Accused British Nurses Face Koran And Sword of Saudi Justice


Two English nurses accused of murdering an Australian colleague in Saudi Arabia appear to be at risk of being publicly beheaded if a sharia (Islamic) court finds them guilty.

Their case is straining relations between London and Riyadh and pointing up sharp contrasts between Western-style justice and its Saudi counterpart.

Shortly before Christmas, Saudi Arabian newspapers reported that Deborah Kim Parry and Lucille Mclauchlan had confessed to murdering fellow nurse Yvonne Gilford at the King Fahd military medical complex in Dhahran on Dec. 11.

But this past Saturday, one of the two nurses' lawyers said they had retracted their confessions.

Salah al-Hejailan, head of a Saudi Arabian law firm, urged the Saudi authorities to appoint an independent prosecutor to review the police evidence against the women. He said Ms. Parry and Ms. Mclauchlan denied being involved in Gilford's death.

Another lawyer, Michael Dark, a British ex-patriate who lives and works in Saudi Arabia, said the nurses had made false confessions in the hope they would be sent home.

"They understood that if they made these written confessions or admissions, the matter could be resolved very quickly, and that they would not be required to go through the legal process here, and be sent home," Mr. Dark said.

Over the past two weeks the families of the two accused have expressed fears, widely reported in the British media, that the women would be denied justice and put to death by the sword in a public square, in accord with Saudi custom.

There is considerable disagreement over how sharia law will be applied in this case. William Patey, Britain's consul-general in Riyadh, has said strict interpretation of sharia might make the death sentence mandatory. Mr. Hejailan, however, has said the case might not result in capital punishment.

A different system of justice

Sharia law is based on the Koran, the sacred book of Islam. Courts in Saudi Arabia do not allow lawyers to plead for the accused, but counselors may be allowed to offer "advice." That is the role the nurses' three-man legal team is now playing. Hearings are held before three qadis or judges, who decide the issue. There is no jury.

If a court finds anyone guilty of a capital offense, and the death penalty is ordered, he or she is usually executed in the grounds of a mosque the following Friday, after morning prayers.

There were 182 public executions in Saudi Arabia in 1996, according to reports in Saudi newspapers.

Many Asians and Africans have been executed for murder, but so far capital punishment has never been enforced against a European.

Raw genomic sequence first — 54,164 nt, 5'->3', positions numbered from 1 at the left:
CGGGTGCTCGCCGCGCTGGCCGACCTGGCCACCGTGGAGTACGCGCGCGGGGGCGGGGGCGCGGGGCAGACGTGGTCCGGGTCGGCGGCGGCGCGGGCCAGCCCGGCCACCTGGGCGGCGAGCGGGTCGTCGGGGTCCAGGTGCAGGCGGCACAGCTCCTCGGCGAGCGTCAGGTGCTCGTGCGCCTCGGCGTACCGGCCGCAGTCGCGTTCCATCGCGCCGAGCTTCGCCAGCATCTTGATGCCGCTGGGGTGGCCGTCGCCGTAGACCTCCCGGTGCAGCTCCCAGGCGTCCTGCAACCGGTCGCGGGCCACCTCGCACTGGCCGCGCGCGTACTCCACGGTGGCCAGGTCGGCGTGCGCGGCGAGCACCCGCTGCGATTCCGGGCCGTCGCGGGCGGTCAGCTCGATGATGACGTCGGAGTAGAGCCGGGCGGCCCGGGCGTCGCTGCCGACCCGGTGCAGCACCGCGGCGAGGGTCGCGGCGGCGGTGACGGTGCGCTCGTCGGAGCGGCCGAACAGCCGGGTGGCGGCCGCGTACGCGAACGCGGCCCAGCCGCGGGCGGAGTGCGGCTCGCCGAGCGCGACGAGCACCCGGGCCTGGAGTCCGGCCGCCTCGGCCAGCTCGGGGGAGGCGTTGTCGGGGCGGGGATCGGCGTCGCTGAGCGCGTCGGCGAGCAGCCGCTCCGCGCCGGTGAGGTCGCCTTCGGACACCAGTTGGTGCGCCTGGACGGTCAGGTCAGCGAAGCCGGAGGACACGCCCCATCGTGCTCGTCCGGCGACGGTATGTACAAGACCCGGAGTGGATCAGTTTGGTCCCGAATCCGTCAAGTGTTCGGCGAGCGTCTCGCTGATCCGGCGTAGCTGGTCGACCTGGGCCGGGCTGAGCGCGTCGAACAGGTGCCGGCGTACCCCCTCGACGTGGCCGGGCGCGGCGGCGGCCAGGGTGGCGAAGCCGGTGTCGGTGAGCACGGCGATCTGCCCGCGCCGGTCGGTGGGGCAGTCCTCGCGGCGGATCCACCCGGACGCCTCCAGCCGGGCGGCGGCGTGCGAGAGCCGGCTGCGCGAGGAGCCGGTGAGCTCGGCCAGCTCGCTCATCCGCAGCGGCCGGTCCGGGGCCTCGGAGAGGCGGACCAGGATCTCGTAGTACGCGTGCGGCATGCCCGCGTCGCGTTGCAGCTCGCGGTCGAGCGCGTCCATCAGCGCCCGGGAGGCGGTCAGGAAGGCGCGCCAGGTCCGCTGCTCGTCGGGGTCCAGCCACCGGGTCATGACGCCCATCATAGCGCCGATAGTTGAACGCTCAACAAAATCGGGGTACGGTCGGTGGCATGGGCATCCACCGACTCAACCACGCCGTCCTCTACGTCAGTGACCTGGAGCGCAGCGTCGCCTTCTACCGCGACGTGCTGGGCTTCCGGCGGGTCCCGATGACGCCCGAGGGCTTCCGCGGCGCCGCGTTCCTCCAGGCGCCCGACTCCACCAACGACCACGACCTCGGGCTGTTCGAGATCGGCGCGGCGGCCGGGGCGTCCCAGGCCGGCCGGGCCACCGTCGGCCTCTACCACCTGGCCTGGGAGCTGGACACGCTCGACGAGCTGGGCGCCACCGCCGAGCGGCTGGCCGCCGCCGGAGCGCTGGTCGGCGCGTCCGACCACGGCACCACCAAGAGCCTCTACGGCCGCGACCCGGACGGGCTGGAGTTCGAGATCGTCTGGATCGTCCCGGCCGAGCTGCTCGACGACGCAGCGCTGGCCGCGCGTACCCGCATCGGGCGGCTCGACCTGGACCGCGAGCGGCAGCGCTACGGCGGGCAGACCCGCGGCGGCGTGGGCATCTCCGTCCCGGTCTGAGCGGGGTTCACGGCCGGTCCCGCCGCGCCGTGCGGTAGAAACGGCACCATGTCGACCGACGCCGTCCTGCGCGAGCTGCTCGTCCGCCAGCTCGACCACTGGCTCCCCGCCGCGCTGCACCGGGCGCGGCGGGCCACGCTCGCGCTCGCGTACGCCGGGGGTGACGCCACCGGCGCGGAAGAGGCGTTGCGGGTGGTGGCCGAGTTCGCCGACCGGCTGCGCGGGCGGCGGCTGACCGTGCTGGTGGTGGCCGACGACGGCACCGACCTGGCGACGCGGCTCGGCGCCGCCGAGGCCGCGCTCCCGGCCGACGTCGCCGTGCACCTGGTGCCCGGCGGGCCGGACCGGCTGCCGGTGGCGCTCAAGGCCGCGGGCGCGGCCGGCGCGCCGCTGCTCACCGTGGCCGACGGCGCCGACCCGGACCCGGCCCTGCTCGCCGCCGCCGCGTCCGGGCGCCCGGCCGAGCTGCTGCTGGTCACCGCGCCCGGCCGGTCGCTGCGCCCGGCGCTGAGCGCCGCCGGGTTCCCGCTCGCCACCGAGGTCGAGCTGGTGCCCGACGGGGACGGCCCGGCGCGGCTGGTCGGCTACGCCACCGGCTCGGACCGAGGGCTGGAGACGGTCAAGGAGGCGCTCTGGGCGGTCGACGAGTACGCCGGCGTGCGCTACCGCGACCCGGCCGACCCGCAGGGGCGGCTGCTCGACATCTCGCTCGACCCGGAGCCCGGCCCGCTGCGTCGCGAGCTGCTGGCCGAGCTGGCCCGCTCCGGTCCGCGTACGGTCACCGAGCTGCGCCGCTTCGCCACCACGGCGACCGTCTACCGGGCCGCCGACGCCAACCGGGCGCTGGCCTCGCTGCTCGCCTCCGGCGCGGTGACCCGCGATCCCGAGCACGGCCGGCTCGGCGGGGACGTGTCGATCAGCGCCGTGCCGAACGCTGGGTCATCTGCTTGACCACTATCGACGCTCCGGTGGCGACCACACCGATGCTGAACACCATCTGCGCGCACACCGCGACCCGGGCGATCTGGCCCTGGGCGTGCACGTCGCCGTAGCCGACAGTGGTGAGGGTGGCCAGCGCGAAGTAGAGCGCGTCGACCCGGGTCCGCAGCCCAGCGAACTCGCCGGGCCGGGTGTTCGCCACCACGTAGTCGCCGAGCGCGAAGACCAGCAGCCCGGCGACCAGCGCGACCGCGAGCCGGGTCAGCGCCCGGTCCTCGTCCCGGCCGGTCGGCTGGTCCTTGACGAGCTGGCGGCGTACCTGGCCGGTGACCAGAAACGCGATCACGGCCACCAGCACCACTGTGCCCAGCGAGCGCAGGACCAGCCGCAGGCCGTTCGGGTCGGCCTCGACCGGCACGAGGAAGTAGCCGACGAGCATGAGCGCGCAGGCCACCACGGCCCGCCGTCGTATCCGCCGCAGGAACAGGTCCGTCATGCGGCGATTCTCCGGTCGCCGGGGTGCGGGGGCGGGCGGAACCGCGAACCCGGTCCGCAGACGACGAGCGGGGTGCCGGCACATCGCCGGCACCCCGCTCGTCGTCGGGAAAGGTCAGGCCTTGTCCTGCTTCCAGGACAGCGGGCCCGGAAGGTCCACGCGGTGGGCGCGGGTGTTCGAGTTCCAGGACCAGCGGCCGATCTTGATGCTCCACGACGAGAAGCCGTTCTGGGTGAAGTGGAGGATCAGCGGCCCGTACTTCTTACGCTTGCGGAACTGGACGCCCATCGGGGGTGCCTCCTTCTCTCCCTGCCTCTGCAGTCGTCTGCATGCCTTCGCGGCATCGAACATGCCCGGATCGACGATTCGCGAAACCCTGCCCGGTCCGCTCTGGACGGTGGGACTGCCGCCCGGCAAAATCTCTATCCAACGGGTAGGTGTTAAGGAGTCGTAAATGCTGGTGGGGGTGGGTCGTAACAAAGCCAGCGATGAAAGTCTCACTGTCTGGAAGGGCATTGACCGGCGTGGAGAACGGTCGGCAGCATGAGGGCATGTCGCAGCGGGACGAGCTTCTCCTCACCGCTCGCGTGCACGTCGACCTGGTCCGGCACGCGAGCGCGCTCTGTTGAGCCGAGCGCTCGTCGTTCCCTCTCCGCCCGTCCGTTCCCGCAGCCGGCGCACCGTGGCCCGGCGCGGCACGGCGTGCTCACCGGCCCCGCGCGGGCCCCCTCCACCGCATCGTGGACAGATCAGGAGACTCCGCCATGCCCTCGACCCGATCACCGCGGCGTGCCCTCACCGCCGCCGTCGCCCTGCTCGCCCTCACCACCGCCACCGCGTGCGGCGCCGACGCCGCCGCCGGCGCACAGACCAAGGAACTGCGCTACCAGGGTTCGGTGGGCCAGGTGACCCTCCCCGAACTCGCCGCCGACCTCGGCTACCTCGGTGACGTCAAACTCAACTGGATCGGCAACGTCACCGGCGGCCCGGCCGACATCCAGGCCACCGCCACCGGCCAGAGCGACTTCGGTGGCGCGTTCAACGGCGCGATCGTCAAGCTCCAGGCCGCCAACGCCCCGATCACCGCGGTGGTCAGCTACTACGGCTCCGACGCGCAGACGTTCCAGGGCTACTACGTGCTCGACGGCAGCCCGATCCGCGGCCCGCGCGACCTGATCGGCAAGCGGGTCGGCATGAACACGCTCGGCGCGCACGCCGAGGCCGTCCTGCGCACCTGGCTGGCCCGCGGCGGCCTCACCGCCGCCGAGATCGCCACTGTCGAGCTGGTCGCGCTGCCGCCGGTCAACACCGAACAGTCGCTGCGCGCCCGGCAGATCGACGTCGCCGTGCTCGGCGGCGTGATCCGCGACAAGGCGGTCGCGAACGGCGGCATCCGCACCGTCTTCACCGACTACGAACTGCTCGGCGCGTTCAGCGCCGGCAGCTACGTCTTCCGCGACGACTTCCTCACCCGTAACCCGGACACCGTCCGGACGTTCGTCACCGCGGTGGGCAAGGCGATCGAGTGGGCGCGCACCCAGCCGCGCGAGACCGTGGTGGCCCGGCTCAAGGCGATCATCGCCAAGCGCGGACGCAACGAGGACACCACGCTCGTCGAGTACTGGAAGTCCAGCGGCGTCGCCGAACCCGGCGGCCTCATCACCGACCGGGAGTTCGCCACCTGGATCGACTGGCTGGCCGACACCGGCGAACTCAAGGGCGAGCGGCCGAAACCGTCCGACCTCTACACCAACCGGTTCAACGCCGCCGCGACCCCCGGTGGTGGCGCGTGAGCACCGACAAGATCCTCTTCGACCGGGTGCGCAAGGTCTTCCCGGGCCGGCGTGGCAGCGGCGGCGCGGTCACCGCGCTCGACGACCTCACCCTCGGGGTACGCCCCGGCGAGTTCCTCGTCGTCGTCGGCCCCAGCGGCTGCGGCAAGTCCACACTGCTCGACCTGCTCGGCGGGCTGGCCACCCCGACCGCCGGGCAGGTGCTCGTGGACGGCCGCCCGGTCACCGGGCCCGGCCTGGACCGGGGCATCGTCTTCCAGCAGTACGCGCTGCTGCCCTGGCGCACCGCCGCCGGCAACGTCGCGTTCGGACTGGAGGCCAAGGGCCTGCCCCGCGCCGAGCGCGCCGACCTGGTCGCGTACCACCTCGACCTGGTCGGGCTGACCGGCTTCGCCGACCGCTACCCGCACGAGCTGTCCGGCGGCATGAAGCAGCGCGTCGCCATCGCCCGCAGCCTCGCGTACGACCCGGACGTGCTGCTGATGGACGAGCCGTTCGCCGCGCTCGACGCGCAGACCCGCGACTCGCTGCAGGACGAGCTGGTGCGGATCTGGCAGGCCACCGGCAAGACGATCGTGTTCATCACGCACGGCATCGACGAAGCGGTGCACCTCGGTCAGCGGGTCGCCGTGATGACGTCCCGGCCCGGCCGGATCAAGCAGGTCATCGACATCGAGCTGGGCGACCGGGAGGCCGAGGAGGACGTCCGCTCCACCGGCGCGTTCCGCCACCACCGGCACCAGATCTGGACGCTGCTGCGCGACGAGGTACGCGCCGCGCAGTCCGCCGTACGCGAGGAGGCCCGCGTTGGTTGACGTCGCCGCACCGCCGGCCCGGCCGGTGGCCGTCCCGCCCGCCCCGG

The facts surrounding the murder case have been muddied by inflammatory reporting in the British media and apparently officially sanctioned police leaks in the Saudi press stating flatly that the two women are guilty of murder.

British media have concentrated on the fact that the two women had been questioned by police for five days without the presence of a lawyer.

Hejailan says that under sharia a victim's family can ask for a death sentence to be dropped in return for a financial settlement, referred to as "blood money." Hejailan says that if the case does go to trial he will make a direct appeal to the deceased nurse's family not to ask for the death penalty.

Government silence, media hype

There are close commercial ties between Britain and Saudi Arabia, and for economic reasons London would be reluctant to seek to interfere in the processes of Saudi law. For this reason the British government has been silent on the case.

But the case has been attracting huge interest in the British media, with several newspapers drawing attention to the radical differences between the British and Saudi justice systems. Murder cases in Britain are held before a judge and jury. There is no death penalty.

British newspaper coverage prompted Ghazi Algosaibi, Saudi Arabia's ambassador to Britain, to publicly state: "The case will be conducted thoroughly and fairly. Even if found guilty the death sentence is not automatic."

While the ambassador was issuing his statement, newspapers in Saudi Arabia were openly reporting apparently damning evidence against the two British nurses. Al-Hayat newspaper, quoting "police sources," said they had taunted Gilford as an older woman incapable of doing her job properly. It said one of the Britons had hit her with a teapot, then stabbed her.

On Dec. 31, the official Saudi news agency reported that the two women had confessed to killing Gilford during "a personal dispute." Hejailan said Saudi Arabian police evidence against the women appeared to be based on camera surveillance. He said the police accused the two women of using Gilford's credit card to take money from her bank account, but the nurses deny using the card.

Neither the accused nor the outside world are likely to be given advance warning of when the trial will be held. The two nurses are likely to be awakened one morning and taken to court.

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